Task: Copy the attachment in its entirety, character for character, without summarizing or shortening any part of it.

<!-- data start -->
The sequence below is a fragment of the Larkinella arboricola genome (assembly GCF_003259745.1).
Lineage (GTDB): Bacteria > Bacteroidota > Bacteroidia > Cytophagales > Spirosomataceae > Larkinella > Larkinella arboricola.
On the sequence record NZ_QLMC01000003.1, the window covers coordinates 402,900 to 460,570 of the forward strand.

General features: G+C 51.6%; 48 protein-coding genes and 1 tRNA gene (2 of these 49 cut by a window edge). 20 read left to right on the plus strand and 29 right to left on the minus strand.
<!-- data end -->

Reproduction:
The sequence below is a fragment of the Larkinella arboricola genome (assembly GCF_003259745.1).
Lineage (GTDB): Bacteria > Bacteroidota > Bacteroidia > Cytophagales > Spirosomataceae > Larkinella > Larkinella arboricola.
On the sequence record NZ_QLMC01000003.1, the window covers coordinates 402,900 to 460,570 of the forward strand.

General features: G+C 51.6%; 48 protein-coding genes and 1 tRNA gene (2 of these 49 cut by a window edge). 20 read left to right on the plus strand and 29 right to left on the minus strand.